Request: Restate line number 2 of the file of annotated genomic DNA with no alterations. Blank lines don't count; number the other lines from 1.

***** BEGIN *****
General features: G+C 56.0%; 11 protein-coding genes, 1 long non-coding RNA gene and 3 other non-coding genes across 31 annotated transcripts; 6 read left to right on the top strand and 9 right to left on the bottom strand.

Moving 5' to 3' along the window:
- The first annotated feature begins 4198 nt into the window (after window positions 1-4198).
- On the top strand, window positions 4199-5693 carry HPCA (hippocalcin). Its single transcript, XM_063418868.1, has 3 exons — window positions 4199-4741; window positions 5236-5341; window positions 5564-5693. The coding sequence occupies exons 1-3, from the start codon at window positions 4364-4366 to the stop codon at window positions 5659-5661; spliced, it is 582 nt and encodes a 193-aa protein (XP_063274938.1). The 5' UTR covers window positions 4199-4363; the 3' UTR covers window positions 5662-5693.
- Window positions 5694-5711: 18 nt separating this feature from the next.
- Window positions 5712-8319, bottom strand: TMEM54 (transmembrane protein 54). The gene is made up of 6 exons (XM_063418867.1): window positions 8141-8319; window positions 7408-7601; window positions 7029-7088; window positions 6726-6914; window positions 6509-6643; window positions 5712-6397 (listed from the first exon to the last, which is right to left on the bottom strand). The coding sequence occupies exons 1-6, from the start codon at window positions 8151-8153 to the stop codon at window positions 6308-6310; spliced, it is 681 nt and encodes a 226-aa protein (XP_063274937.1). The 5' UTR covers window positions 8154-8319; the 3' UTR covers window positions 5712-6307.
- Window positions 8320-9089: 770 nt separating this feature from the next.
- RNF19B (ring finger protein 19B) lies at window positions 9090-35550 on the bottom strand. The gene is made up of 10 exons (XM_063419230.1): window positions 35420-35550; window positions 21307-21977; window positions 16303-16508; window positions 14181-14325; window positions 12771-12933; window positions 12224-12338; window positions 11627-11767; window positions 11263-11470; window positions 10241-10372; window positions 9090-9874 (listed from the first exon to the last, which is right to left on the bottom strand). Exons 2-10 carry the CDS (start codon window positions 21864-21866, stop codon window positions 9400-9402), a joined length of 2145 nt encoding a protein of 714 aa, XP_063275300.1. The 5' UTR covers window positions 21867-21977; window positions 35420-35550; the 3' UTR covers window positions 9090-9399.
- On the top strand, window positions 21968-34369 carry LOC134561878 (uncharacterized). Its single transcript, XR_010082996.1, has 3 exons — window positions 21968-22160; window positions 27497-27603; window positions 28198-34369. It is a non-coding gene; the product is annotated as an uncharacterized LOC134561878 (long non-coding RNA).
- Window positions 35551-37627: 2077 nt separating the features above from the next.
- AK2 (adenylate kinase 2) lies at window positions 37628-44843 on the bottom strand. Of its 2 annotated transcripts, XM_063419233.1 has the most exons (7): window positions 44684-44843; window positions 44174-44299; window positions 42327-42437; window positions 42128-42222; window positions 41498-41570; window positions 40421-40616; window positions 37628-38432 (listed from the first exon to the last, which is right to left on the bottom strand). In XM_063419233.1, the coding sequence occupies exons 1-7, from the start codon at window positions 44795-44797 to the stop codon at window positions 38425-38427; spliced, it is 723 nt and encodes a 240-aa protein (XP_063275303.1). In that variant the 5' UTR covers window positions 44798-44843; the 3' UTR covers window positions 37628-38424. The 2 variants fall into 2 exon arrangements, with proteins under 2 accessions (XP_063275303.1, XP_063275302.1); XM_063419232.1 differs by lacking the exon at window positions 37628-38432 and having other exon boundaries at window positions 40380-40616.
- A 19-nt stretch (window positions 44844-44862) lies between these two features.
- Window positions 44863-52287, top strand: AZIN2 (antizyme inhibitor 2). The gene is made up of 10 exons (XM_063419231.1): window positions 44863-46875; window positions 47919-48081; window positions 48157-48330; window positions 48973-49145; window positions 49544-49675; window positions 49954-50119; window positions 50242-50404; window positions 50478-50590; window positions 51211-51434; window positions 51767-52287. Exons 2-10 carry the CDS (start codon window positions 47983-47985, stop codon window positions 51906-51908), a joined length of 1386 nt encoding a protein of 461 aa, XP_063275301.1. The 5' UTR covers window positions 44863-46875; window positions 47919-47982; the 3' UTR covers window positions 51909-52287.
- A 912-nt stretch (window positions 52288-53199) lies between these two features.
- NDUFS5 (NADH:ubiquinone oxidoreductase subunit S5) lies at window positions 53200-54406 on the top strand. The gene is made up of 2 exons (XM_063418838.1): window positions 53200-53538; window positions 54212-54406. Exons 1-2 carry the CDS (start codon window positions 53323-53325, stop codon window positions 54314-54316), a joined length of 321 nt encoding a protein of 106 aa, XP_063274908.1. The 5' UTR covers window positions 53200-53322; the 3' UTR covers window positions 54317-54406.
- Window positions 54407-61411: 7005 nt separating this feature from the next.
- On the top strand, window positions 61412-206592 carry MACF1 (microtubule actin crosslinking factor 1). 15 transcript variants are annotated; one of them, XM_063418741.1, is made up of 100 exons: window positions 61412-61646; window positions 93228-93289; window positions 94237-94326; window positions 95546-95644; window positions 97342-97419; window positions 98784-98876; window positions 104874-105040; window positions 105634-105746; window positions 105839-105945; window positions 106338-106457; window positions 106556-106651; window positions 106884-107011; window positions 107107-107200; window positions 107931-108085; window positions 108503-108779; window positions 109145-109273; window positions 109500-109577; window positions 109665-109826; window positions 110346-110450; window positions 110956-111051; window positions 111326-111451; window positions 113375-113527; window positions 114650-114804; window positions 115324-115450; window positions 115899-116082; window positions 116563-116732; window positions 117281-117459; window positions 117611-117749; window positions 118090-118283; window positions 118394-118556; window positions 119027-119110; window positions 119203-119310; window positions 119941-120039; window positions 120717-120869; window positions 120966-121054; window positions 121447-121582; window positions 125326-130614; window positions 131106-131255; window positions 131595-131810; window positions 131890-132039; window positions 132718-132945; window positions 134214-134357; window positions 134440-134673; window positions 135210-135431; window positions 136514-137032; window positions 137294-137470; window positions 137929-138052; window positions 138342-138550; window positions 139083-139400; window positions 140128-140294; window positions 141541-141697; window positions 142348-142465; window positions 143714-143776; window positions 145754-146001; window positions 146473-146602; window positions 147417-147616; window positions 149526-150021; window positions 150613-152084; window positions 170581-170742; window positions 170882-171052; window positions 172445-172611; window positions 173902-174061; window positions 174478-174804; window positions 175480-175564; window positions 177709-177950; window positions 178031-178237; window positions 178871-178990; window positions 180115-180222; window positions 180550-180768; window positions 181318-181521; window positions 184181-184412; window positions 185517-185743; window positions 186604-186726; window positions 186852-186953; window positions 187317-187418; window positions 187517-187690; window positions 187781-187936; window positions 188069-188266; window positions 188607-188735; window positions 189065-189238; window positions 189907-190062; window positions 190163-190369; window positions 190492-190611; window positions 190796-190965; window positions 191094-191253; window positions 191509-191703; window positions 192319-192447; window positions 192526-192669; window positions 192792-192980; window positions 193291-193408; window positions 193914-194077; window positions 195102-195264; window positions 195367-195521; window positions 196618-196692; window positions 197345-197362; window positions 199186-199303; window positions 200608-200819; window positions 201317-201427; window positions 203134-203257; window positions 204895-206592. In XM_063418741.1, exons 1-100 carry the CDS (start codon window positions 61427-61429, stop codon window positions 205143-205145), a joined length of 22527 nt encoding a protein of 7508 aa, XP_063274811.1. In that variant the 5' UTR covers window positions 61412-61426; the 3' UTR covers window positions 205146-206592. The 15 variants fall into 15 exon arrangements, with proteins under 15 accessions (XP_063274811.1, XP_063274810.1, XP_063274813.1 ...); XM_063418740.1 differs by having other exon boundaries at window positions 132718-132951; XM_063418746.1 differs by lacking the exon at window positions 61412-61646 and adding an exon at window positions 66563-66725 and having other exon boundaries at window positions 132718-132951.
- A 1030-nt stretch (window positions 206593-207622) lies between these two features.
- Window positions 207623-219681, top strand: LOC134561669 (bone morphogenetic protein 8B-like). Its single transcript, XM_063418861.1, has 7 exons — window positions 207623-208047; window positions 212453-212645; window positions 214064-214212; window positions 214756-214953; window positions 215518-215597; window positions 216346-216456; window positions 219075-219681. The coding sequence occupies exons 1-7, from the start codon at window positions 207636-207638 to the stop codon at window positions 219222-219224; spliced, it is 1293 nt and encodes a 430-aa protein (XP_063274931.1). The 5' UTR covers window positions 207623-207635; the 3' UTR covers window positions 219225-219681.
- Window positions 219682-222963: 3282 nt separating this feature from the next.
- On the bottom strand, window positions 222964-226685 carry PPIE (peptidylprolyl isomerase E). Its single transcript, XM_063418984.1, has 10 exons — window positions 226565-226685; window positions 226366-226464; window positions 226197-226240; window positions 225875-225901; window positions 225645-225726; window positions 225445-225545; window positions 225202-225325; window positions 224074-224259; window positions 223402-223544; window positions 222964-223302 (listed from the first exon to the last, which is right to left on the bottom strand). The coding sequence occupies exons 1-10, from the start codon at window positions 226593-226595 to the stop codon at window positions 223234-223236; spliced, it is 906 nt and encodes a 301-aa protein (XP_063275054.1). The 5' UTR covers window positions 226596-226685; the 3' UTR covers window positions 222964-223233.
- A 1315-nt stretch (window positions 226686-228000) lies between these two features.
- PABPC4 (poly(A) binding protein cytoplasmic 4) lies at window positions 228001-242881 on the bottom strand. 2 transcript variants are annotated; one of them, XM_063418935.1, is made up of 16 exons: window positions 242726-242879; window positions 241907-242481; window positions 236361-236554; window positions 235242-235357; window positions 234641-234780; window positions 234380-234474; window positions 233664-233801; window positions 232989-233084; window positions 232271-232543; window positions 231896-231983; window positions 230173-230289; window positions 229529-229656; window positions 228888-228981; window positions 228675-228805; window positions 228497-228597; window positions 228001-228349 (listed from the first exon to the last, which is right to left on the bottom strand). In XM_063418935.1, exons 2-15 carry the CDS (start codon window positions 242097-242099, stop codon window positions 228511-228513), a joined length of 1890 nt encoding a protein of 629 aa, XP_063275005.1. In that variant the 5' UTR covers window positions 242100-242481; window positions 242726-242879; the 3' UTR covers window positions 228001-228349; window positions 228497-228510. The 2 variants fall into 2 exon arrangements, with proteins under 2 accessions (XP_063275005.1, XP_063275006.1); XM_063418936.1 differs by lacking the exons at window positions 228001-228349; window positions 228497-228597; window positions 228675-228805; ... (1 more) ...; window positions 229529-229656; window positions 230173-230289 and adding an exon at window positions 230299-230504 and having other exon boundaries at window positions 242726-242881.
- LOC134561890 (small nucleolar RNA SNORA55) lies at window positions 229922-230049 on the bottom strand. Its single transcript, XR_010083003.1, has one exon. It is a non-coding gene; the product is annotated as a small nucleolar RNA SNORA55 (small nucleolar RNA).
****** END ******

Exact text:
Moving 5' to 3' along the window: